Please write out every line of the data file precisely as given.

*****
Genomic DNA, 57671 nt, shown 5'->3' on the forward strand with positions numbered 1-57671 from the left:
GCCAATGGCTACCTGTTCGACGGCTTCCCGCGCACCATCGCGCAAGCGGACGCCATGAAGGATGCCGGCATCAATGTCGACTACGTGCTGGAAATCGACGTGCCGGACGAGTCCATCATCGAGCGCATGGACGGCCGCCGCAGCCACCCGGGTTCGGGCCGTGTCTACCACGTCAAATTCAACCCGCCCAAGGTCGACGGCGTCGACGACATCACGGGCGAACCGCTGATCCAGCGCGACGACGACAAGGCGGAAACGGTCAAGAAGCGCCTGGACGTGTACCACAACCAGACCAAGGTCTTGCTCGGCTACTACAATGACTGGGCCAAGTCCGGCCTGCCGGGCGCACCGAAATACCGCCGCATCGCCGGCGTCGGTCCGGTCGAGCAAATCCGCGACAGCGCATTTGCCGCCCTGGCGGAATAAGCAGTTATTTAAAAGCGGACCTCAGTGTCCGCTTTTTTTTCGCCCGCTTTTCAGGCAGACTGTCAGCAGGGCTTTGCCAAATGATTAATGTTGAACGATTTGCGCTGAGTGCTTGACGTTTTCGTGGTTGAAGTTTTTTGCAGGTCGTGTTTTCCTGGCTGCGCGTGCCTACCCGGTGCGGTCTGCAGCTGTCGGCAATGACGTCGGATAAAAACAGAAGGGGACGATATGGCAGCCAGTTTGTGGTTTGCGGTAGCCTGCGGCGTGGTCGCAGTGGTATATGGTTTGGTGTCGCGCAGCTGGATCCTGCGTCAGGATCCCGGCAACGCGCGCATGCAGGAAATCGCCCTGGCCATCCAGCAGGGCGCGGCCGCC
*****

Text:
Genomic DNA, 57671 nt, shown 5'->3' on the forward strand with positions numbered 1-57671 from the left:
GCCAATGGCTACCTGTTCGACGGCTTCCCGCGCACCATCGCGCAAGCGGACGCCATGAAGGATGCCGGCATCAATGTCGACTACGTGCTGGAAATCGACGTGCCGGACGAGTCCATCATCGAGCGCATGGACGGCCGCCGCAGCCACCCGGGTTCGGGCCGTGTCTACCACGTCAAATTCAACCCGCCCAAGGTCGACGGCGTCGACGACATCACGGGCGAACCGCTGATCCAGCGCGACGACGACAAGGCGGAAACGGTCAAGAAGCGCCTGGACGTGTACCACAACCAGACCAAGGTCTTGCTCGGCTACTACAATGACTGGGCCAAGTCCGGCCTGCCGGGCGCACCGAAATACCGCCGCATCGCCGGCGTCGGTCCGGTCGAGCAAATCCGCGACAGCGCATTTGCCGCCCTGGCGGAATAAGCAGTTATTTAAAAGCGGACCTCAGTGTCCGCTTTTTTTTCGCCCGCTTTTCAGGCAGACTGTCAGCAGGGCTTTGCCAAATGATTAATGTTGAACGATTTGCGCTGAGTGCTTGACGTTTTCGTGGTTGAAGTTTTTTGCAGGTCGTGTTTTCCTGGCTGCGCGTGCCTACCCGGTGCGGTCTGCAGCTGTCGGCAATGACGTCGGATAAAAACAGAAGGGGACGATATGGCAGCCAGTTTGTGGTTTGCGGTAGCCTGCGGCGTGGTCGCAGTGGTATATGGTTTGGTGTCGCGCAGCTGGATCCTGCGTCAGGATCCCGGCAACGCGCGCATGCAGGAAATCGCCCTGGCCATCCAGCAGGGCGCGGCCGCC